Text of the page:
Of course, as a mother, my heart goes out to these moms. Not only do they already have financial strife heaped on their plates, but to add to that, they may have growing feelings of guilt and inadequacy over their inability to provide clean diapers for their baby. When babies are left clean, dirty, or uncomfortable for lengthened periods of time, this would only serve to further increase the baby’s fussiness, crying, and opportunity for rash and infection, thus adding to the moms’ stress levels even more. It is truly a slippery slope.
In communities like Mendota, California, poverty and joblessness is a reality that has left numerous families washing and reusing their disposable diapers (read the full article here). In fact, moms across the country, even in New York, admit they’ve had the same woes (via NY1).
To the older generation, like some of our own grandmothers, this problem seems ridiculously easy to solve:
“I’m wondering where their mothers are and their grandmothers that aren’t teaching them these things,” said Carol Greely, 73, of Holladay. “It would be cheaper to go to the laundromat rather than buying new diapers every three days.”
Disposable diapers were the technology of the future when these women were young parents. When money was limited, they often made the diapers themselves, cleaning them in kitchen sinks and bathtubs if they couldn’t afford a washing machine.
Awareness needs to be spread about the affordability of cloth diapering. Even without in-suite laundry facilities, there are alternative ways to wash your cloth diapers. An entire set of reusable cloth diapers (of a more simple variety) might cost you only $150 for the entire diapering life of your baby, lasting you from birth ’til potty training (not to mention that one set of diapers can be used for numerous children or shared amongst friends and family members). In truly tough economic times, there are even plenty of ways to create your own cloth diapers, nearly for free, out of materials you may have on hand around the house (via Cotton Babies).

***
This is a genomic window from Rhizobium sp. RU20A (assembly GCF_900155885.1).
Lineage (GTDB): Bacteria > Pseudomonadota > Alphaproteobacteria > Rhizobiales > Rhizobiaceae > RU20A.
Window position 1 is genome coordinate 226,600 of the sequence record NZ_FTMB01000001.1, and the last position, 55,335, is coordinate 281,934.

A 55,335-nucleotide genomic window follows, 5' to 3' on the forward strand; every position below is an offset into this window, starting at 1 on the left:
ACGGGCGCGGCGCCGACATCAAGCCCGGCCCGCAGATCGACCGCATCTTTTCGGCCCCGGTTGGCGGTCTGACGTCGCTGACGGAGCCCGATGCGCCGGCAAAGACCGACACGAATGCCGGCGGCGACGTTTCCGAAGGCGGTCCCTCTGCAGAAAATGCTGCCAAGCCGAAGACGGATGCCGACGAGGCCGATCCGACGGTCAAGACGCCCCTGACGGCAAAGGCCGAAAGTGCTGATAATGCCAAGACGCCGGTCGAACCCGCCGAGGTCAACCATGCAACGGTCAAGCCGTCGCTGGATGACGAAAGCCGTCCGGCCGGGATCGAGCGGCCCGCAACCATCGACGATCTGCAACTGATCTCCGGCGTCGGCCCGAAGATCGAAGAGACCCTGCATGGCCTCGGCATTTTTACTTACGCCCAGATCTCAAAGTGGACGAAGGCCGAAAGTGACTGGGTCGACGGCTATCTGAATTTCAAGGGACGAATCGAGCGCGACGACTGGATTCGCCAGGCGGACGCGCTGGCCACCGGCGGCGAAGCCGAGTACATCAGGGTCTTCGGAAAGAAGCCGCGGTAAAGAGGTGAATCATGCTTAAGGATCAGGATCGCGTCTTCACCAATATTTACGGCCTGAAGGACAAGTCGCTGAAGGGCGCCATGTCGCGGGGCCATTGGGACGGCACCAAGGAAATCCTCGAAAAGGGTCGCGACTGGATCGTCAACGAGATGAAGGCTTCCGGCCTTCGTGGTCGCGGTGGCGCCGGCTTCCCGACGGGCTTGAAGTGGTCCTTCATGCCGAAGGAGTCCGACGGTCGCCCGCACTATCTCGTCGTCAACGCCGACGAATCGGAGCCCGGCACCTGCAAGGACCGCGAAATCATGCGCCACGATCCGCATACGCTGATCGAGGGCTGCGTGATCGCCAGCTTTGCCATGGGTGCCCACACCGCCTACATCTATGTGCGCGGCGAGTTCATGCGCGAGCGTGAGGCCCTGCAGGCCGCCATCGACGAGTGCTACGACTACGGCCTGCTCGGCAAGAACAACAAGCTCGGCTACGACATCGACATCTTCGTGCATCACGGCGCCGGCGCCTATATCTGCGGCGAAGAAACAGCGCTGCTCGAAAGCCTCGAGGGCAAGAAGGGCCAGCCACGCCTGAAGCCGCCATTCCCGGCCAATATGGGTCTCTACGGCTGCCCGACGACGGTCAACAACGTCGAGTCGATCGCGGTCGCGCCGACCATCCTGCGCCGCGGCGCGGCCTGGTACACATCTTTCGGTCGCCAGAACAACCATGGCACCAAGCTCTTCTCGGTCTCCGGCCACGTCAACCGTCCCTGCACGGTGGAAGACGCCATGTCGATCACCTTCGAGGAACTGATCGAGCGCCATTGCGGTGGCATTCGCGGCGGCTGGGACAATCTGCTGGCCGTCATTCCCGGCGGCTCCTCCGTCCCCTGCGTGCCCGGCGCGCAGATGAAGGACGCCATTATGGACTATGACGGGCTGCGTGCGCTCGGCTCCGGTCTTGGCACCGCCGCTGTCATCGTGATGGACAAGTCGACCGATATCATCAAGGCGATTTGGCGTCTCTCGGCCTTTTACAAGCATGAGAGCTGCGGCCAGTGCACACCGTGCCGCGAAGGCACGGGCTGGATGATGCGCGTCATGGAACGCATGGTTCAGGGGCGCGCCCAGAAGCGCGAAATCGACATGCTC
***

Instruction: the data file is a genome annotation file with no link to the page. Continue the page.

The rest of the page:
Of course, there are also diaper banks and charities cropping up around the USA and Canada in order to finally start helping moms out, but awareness about them is not always as mainstream as it needs to be. For us moms who are fortunate enough to afford the luxury of having a wide selection of diapers on hand for whenever we need them (whether cloth or disposable), there is something we can do to help out other moms and families. Consider donating your outgrown, reusable diapers to an organization that will help distribute them to moms in need (such as the Real Diaper Association). Additionally, many of us may have half-used packs of disposable diapers kicking around in our closets, going unused because we’ve made the switch to cloth or because our babies have outgrown them. Check out your local charities, women’s shelters, and even food banks, to see if you can drop these opened packs of diapers off so that they can be distributed to moms in need.
Acknowledgments and Further Reading:
– Huggies’ Every Little Bottom Study
– High Cost Of Diapers Forces Some Parents Into Risky Practices
– Generation gap sparks cloth vs. disposable diaper debate
– Cloth or disposables? Half-century debate still on
– Almost Free Diapers – How to diaper your baby when you can’t afford disposable diapers or cloth diapers